Stability at the Core of Growth

European Chamber President Jörg Wuttke

The beginning of a new year generally evokes the hope that new horizons will open in front of us. It is a time for making ambitious plans for the year ahead, as possibilities seem abundant once again. It is also a time for re-evaluating some of the choices and experiences of the past year, and correcting course if necessary.

2022 was a year marked by heightened uncertainty in China, as the country’s continued adherence to stringent dynamic-zero control measures in the face of new, highly transmissible variants of COVID-19 undermined economic growth and stability. Sudden mass lockdowns and strict quarantines saw China’s economy slump, with business operations and people’s daily lives repeatedly taking a heavy toll.

China was undeniably successful at keeping its population safe during the initial COVID-19 outbreak in the first two years. However, a clear exit strategy was missing and the constant threat of pandemic measures resulting in unpredictable disruptions kept eating away at the sense of stability that had been at the core of the country’s economic rise.

To help pave the way towards a controlled reopening, the European Chamber submitted a list of recommendations to the Ministry of Commerce and the China Council for the Promotion of International Trade last November. Some of the key recommendations included a renewed promotion of vaccinations, as well as the introduction of a comprehensive, nationwide education campaign about COVID-19 to alleviate any anxiety about potential infection.

However, it was a bittersweet moment when we learned that some of our recommendations were echoed in the changes to China’s COVID strategy announced in late 2022. This is because the original, zero-COVID approach was intended to provide breathing space for an orderly re-opening, which then did not follow. As stability is rooted in predictability, we had hoped to see proper preparation allowing time for consistent implementation. While a swift re-opening may have seemed like an attractive option for those exhausted by various pandemic-related restrictions, it brought the risks of a surge in infections overburdening the health care system, and ignited fears of a huge loss of life.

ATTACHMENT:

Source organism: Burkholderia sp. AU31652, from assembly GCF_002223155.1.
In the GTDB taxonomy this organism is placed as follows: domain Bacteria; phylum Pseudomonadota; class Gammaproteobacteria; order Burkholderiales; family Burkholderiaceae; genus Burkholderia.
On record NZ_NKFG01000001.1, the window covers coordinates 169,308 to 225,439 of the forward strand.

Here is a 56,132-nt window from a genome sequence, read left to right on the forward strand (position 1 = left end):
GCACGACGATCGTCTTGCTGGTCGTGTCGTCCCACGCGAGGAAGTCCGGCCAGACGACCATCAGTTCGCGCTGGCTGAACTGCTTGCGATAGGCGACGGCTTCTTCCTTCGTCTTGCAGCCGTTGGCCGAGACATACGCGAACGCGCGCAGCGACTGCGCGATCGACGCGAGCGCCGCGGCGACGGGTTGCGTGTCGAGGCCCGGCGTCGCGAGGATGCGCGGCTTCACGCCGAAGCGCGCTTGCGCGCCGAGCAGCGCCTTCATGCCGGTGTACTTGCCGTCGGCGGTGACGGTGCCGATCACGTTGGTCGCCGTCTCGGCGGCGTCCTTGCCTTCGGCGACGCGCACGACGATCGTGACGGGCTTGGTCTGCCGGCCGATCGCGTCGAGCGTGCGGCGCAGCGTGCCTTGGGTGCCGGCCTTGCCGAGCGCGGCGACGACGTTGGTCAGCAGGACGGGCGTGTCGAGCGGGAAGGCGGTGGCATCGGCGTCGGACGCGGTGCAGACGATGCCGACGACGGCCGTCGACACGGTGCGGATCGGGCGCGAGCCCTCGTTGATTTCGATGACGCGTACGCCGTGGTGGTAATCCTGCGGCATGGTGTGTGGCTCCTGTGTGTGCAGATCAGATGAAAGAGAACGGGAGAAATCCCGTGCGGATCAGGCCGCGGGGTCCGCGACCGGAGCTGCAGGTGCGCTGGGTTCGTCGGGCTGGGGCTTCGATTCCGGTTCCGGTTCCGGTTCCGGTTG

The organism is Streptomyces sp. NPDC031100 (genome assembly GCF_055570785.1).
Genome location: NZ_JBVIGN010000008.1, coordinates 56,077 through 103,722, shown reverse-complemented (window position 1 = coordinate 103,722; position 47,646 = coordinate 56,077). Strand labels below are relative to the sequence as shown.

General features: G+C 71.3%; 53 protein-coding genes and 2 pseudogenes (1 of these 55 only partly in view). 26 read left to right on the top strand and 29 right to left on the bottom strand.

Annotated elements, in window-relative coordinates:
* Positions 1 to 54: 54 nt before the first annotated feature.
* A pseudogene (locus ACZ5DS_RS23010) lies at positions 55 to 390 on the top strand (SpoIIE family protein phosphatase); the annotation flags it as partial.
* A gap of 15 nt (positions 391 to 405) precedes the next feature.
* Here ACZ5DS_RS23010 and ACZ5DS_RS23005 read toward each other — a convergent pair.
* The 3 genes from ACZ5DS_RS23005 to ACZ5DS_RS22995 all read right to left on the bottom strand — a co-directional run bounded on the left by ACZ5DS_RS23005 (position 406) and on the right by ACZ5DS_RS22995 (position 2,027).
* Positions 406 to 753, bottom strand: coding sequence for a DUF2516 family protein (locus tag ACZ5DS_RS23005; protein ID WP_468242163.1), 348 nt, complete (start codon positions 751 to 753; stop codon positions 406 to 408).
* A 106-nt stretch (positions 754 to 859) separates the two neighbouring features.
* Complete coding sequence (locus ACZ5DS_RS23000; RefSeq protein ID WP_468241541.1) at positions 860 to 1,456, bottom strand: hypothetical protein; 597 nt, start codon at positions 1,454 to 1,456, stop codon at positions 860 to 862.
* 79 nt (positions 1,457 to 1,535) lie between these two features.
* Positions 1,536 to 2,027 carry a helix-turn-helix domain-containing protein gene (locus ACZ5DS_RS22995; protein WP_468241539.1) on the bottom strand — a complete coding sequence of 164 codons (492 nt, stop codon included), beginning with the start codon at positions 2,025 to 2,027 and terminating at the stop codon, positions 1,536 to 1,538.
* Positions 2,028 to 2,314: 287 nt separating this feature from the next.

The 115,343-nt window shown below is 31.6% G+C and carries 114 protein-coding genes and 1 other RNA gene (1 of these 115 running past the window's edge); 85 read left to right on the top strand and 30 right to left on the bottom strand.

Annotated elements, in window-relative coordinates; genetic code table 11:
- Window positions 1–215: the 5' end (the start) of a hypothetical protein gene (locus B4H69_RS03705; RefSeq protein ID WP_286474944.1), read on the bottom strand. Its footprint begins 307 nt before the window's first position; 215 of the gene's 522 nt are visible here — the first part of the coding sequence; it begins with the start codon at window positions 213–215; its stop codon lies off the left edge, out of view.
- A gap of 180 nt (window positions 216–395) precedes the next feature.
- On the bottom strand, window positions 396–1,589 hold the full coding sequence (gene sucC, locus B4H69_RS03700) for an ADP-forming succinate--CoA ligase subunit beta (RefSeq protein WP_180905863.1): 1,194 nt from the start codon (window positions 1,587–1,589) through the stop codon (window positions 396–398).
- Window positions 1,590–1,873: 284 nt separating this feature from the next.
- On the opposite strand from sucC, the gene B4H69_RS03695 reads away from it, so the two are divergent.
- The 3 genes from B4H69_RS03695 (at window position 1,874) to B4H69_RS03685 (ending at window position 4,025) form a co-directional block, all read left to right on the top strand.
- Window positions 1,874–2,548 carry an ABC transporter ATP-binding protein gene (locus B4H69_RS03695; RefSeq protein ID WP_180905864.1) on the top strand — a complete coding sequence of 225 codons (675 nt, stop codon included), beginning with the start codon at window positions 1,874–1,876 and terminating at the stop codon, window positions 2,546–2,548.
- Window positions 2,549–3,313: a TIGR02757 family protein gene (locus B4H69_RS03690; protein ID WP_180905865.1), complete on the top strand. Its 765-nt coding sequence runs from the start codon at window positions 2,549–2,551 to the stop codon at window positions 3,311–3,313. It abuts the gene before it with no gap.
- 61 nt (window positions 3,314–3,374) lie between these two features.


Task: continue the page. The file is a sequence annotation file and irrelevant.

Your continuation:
There are still steps that can be taken to mitigate risks. China has yet to permit the best mix of vaccinations and boosters, for example. Foreign mRNA vaccines have not been approved for nationwide use in Mainland China at the time of writing. While virtually no progress has been made towards a domestic mRNA vaccine, China is still playing catch-up with regard to mastering the technology,[1] even as experts warn that any domestic solution risks being outpaced by the emergence of new COVID-19 variants.

In the Position Paper 2022/2023, the Chamber expressed fear that China would not be able to fully reopen to the rest of the world until at least the latter half of 2023. We now see a completely different picture, which only highlights the erosion of predictability that has been making China’s business environment increasingly difficult to navigate. However, as China is preparing to open its doors again, we stand ready to continue advocating for rebuilding the stable foundations for economic growth, as well as business confidence, in the year ahead of us.

[1] Zhao, Jinzhao, Jiang, Moting, Chen, Pengduo, & Han, Wei, In Depth: Why China Still Doesn’t Have an mRNA Shot, Caixin Global, 14th July 2022, viewed 6th December 2022, <>